More Fertility Tips
Turn back the clock with special supplements
In addition to taking a high quality prenatal multivitamin and 400 micrograms of folic acid daily, consider adding coenzyme Q10 (CoQ10) to your routine. Animal studies show that this natural enzyme could be a wonder supplement for fertility, actually reversing age-related reproductive decline. "If you give CoQ10 to perimenopausal mice, they turn into young, hot babe mice in terms of their egg quality," Dr. Domar says. Research on humans has just begun, but the preliminary results are looking good. "In the meantime." Dr. Domar adds, "I'm advising all my patients to take Co Q10. There doesn't seem to be a downside, so why not see if it can make an impact?"
Reduce stress wherever possible
"When you're in your early forties, you're very aware of the biological clock ticking, loudly," says Andrea Braverman, Ph.D., a clinical psychologist in the Department of OB/Gyn at Jefferson Medical College in Philadelphia. "You need to make sure you don't psych yourself out and add to already high stress levels." Mind-body behavioral techniques such as yoga or tai chi can help, as can cognitive behavioral therapy. Acupuncture may also be beneficial: Practitioners say it can increase blood supply to the uterus and help with hormones, and physicians generally accept its relaxation properties.
Don't wait to seek help
It you've been trying for three or more months without any luck, it's a good idea to see your doc to rule out correctable issues such as blocked tubes or ovulatory dysfunction. The doctor will also look at hormone levels to assess the quantity and quality of your eggs ("the ovarian reserve") if early menopause is a factor. (The average age of onset varies from 40 to 60.)
If you're diagnosed as sub-fertile, you may choose to look into intrauterine insemination (IUI) or in vitro fertilization (IVF). Success rates decline steadily, and tend to be quite low after the age of 44.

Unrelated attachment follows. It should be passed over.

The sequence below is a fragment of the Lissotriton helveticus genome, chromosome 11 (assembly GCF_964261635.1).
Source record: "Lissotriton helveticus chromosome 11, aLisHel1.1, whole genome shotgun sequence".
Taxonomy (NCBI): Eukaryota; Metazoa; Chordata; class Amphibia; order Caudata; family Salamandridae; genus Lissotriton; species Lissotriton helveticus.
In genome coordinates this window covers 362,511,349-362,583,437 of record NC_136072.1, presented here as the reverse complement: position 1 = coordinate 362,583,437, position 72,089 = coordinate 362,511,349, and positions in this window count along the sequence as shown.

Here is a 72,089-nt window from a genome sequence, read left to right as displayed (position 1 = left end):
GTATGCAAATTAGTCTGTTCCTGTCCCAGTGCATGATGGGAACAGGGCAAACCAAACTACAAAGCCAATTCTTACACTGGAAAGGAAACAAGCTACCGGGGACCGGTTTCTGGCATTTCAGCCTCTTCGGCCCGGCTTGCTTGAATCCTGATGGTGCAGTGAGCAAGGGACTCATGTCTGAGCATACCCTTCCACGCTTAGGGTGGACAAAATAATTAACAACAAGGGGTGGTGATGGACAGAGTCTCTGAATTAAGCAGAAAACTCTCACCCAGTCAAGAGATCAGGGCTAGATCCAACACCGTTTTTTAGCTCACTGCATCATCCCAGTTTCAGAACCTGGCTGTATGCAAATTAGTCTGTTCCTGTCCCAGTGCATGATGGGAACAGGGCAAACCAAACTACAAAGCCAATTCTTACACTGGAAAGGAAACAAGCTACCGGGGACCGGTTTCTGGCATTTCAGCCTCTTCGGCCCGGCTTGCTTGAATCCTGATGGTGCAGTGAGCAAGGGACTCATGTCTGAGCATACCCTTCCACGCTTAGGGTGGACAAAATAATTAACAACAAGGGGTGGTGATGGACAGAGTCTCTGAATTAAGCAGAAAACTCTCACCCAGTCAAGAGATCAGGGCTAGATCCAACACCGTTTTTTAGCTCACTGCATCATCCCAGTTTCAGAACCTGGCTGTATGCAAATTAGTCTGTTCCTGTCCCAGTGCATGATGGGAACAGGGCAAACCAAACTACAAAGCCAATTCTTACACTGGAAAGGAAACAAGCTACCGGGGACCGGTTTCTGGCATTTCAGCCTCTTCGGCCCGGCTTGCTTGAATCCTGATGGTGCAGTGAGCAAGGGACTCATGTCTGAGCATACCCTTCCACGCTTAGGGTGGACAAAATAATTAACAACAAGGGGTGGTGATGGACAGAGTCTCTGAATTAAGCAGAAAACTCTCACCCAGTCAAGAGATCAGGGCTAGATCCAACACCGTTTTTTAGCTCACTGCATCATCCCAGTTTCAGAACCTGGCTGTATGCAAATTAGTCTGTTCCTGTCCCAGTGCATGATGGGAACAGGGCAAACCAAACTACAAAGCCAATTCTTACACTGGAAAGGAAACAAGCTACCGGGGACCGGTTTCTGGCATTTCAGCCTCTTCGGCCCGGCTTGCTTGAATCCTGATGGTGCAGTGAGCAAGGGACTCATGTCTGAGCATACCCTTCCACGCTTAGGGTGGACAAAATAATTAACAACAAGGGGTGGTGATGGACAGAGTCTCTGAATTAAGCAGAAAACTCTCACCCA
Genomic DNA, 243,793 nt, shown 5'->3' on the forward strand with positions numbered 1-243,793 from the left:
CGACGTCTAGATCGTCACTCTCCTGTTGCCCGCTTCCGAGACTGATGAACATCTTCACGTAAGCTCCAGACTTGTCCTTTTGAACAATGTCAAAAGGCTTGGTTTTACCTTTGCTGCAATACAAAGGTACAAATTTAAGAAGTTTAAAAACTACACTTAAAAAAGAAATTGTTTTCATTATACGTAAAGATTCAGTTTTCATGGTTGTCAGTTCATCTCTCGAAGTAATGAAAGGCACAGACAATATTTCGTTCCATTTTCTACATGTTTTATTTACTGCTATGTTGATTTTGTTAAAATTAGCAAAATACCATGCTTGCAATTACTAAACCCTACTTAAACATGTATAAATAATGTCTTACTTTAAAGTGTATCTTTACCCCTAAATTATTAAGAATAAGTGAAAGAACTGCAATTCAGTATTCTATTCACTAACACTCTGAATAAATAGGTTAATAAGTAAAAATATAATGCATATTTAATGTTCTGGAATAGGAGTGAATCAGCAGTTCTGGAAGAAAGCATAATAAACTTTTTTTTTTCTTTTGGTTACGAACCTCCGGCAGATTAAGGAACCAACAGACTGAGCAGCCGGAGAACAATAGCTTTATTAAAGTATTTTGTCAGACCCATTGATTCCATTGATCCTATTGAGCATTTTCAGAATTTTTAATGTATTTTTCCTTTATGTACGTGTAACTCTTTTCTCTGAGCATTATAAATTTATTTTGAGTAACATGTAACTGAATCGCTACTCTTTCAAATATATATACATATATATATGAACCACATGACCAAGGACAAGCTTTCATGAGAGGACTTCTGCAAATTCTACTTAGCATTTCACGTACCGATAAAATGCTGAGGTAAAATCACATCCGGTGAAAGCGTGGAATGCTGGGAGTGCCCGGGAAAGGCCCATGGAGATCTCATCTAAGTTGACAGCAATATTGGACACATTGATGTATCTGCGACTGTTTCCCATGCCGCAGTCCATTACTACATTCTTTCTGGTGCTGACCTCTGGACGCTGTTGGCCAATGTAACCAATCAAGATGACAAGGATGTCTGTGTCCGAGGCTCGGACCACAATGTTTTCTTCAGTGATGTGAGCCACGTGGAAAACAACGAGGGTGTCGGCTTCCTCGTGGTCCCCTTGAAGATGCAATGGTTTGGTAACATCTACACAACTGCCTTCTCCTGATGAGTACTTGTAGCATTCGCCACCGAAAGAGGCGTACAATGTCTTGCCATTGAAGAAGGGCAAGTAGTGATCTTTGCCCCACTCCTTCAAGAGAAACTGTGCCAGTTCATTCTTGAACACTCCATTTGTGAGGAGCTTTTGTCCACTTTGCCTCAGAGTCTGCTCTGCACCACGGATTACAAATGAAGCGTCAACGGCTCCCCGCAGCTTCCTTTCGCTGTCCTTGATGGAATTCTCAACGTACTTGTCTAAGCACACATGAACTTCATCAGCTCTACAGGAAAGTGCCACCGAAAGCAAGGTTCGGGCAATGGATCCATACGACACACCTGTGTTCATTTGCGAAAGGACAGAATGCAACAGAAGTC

Consider egg alternatives
The reality is that many women in their forties won?t be able to conceive with their own eggs, especially after the age of 44. But if you?re set on carrying your own child, there?s another way to make it happen. ?The option of donor eggs is spectacular because it still affords a woman or couple the opportunity to have a biologic child,? says David Ryley, M.D., a reproductive endocrinologist at Boston IVF fertility clinic and clinical instructor at Harvard Medical School. "The egg donor is no different from a sperm donor. It's the carrier's uterus, and it's her blood and her placenta going through those babies veins." New research shows that moms have a big influence on how the baby develops genetically. "The environment that you nurture the baby in matters with regard to the way genes are turned on and turned off -- you actually make the baby more like you," says Jani Jensen, M.D., a reproductive endocrinologist and assistant professor at the Mayo Clinic in Rochester, Minnesota.
Egg donation has a success rate of about 60 to 70 percent per cycle for a woman in her for forties, affording many women more time to conceive on their schedule. (Use of embryos, in which neither of the parents' genetic material is used, has about the same success rate.) It can be an incredible rewarding experience, but not one taken lightly or done to halt the pain of infertility. "I tell patients I never want them to move on to egg donation until they let go of this dream of a genetic child between them and their partner," Dr. Domar says. "Otherwise it's not fair to the child because the odds are you're going to get pregnant." Once you go down that path, you may find you're so close to the child you completely forget about the lack of genetic ties. "Patients who have used egg donations tell me, 'I'm unable to love a child more than I love this one," Dr. Domar says. "As one woman put it, 'This baby is 50 percent my husband and 50 percent the donor, but he's 100 percent mine.'"
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